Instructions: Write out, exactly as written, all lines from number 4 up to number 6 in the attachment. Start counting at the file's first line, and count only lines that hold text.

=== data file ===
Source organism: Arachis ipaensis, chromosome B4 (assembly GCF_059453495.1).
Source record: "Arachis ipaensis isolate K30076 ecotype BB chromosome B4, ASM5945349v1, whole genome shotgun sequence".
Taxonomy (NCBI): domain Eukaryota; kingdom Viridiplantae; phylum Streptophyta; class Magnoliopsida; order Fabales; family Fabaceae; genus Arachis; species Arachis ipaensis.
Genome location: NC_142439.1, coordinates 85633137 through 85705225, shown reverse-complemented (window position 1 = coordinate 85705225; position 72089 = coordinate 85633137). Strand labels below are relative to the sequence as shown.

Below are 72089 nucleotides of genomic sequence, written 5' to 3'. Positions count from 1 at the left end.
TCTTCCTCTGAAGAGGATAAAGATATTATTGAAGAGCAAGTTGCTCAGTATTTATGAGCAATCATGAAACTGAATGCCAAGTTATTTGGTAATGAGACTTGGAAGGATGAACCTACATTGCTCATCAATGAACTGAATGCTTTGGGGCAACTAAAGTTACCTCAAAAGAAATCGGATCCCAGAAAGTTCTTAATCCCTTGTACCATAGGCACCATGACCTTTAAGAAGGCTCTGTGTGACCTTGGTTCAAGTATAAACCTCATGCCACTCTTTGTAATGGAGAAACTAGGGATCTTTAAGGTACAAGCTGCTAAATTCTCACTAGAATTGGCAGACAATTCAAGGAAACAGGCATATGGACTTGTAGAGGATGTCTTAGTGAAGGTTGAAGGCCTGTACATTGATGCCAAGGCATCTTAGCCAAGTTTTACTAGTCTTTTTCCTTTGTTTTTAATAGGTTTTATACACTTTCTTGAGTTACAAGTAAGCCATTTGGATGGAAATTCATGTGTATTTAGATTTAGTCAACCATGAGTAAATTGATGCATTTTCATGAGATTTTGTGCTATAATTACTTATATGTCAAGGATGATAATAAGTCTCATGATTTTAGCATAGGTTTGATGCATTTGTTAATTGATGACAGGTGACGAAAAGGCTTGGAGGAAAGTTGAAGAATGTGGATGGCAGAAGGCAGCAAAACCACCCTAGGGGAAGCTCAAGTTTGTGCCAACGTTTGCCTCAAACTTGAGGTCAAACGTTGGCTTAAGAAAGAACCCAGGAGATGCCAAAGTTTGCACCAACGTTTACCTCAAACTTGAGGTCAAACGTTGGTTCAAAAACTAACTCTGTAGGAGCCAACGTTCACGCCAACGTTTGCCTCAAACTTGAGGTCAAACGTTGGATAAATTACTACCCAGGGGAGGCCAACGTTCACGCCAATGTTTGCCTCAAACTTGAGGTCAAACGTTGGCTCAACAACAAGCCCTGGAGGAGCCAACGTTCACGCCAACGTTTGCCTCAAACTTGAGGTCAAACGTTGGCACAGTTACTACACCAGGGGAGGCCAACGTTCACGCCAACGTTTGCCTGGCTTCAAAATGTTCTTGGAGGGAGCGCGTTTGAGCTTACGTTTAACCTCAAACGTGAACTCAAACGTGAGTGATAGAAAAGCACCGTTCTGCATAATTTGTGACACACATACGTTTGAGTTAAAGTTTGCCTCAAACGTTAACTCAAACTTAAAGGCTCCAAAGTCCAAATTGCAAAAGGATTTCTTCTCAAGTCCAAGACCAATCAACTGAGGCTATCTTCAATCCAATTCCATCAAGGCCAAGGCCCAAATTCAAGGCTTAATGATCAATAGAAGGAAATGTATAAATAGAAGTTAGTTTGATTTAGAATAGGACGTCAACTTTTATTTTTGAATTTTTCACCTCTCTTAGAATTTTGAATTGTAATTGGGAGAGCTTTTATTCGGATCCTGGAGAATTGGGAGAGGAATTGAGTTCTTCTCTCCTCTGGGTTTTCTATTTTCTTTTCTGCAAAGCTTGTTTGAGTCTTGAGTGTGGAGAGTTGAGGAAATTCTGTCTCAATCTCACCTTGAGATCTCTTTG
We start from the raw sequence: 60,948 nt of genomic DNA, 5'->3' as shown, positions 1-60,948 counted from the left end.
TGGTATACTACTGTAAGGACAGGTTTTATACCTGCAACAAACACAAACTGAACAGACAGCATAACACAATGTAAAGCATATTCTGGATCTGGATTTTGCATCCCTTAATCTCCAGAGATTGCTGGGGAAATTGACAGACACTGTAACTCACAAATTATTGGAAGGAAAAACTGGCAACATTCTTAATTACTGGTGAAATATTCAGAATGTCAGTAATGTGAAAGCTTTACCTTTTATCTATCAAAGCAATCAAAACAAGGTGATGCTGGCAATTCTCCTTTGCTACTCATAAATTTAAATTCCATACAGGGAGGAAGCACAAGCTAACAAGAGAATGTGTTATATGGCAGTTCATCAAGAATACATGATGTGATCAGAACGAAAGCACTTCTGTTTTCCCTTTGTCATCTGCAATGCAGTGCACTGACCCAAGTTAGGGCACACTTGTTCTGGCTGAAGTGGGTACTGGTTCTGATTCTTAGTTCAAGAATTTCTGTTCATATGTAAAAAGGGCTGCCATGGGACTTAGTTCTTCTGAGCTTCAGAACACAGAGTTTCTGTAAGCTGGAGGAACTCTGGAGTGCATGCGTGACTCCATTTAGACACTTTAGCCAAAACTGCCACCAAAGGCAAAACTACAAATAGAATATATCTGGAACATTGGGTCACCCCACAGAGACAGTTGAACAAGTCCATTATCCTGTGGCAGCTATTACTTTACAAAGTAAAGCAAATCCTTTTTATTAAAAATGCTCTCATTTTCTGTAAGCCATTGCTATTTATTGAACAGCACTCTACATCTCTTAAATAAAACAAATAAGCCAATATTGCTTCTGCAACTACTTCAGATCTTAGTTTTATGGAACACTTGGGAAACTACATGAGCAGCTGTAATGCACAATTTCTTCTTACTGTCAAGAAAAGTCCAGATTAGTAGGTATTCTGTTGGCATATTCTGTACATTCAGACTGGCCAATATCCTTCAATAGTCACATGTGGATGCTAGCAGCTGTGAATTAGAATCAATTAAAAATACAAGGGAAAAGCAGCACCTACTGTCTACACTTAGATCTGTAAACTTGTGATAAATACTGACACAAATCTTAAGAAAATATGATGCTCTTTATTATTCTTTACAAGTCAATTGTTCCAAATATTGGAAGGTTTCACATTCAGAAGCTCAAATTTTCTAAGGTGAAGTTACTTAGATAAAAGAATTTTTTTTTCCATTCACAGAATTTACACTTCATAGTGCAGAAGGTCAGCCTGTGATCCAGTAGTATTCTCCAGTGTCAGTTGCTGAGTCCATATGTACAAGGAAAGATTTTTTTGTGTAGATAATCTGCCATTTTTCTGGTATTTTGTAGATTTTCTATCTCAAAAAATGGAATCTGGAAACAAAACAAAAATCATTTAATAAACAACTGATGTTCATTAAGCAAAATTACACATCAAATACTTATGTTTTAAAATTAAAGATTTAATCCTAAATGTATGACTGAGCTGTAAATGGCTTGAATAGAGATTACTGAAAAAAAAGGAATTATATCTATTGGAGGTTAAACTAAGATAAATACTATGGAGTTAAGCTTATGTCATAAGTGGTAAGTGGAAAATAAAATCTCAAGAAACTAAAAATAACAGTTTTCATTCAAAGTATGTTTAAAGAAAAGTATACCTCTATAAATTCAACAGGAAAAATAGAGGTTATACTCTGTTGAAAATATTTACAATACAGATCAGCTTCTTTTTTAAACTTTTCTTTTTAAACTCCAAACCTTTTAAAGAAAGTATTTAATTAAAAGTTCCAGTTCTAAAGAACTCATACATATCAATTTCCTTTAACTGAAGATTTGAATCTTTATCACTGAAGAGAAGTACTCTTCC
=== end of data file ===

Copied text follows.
Genome location: NC_142439.1, coordinates 85633137 through 85705225, shown reverse-complemented (window position 1 = coordinate 85705225; position 72089 = coordinate 85633137). Strand labels below are relative to the sequence as shown.

Below are 72089 nucleotides of genomic sequence, written 5' to 3'. Positions count from 1 at the left end.
TCTTCCTCTGAAGAGGATAAAGATATTATTGAAGAGCAAGTTGCTCAGTATTTATGAGCAATCATGAAACTGAATGCCAAGTTATTTGGTAATGAGACTTGGAAGGATGAACCTACATTGCTCATCAATGAACTGAATGCTTTGGGGCAACTAAAGTTACCTCAAAAGAAATCGGATCCCAGAAAGTTCTTAATCCCTTGTACCATAGGCACCATGACCTTTAAGAAGGCTCTGTGTGACCTTGGTTCAAGTATAAACCTCATGCCACTCTTTGTAATGGAGAAACTAGGGATCTTTAAGGTACAAGCTGCTAAATTCTCACTAGAATTGGCAGACAATTCAAGGAAACAGGCATATGGACTTGTAGAGGATGTCTTAGTGAAGGTTGAAGGCCTGTACATTGATGCCAAGGCATCTTAGCCAAGTTTTACTAGTCTTTTTCCTTTGTTTTTAATAGGTTTTATACACTTTCTTGAGTTACAAGTAAGCCATTTGGATGGAAATTCATGTGTATTTAGATTTAGTCAACCATGAGTAAATTGATGCATTTTCATGAGATTTTGTGCTATAATTACTTATATGTCAAGGATGATAATAAGTCTCATGATTTTAGCATAGGTTTGATGCATTTGTTAATTGATGACAGGTGACGAAAAGGCTTGGAGGAAAGTTGAAGAATGTGGATGGCAGAAGGCAGCAAAACCACCCTAGGGGAAGCTCAAGTTTGTGCCAACGTTTGCCTCAAACTTGAGGTCAAACGTTGGCTTAAGAAAGAACCCAGGAGATGCCAAAGTTTGCACCAACGTTTACCTCAAACTTGAGGTCAAACGTTGGTTCAAAAACTAACTCTGTAGGAGCCAACGTTCACGCCAACGTTTGCCTCAAACTTGAGGTCAAACGTTGGATAAATTACTACCCAGGGGAGGCCAACGTTCACGCCAATGTTTGCCTCAAACTTGAGGTCAAACGTTGGCTCAACAACAAGCCCTGGAGGAGCCAACGTTCACGCCAACGTTTGCCTCAAACTTGAGGTCAAACGTTGGCACAGTTACTACACCAGGGGAGGCCAACGTTCACGCCAACGTTTGCCTGGCTTCAAAATGTTCTTGGAGGGAGCGCGTTTGAGCTTACGTTTAACCTCAAACGTGAACTCAAACGTGAGTGATAGAAAAGCACCGTTCTGCATAATTTGTGACACACATACGTTTGAGTTAAAGTTTGCCTCAAACGTTAACTCAAACTTAAAGGCTCCAAAGTCCAAATTGCAAAAGGATTTCTTCTCAAGTCCAAGACCAATCAACTGAGGCTATCTTCAATCCAATTCCATCAAGGCCAAGGCCCAAATTCAAGGCTTAATGATCAATAGAAGGAAATGTATAAATAGAAGTTAGTTTGATTTAGAATAGGACGTCAACTTTTATTTTTGAATTTTTCACCTCTCTTAGAATTTTGAATTGTAATTGGGAGAGCTTTTATTCGGATCCTGGAGAATTGGGAGAGGAATTGAGTTCTTCTCTCCTCTGGGTTTTCTATTTTCTTTTCTGCAAAGCTTGTTTGAGTCTTGAGTGTGGAGAGTTGAGGAAATTCTGTCTCAATCTCACCTTGAGATCTCTTTG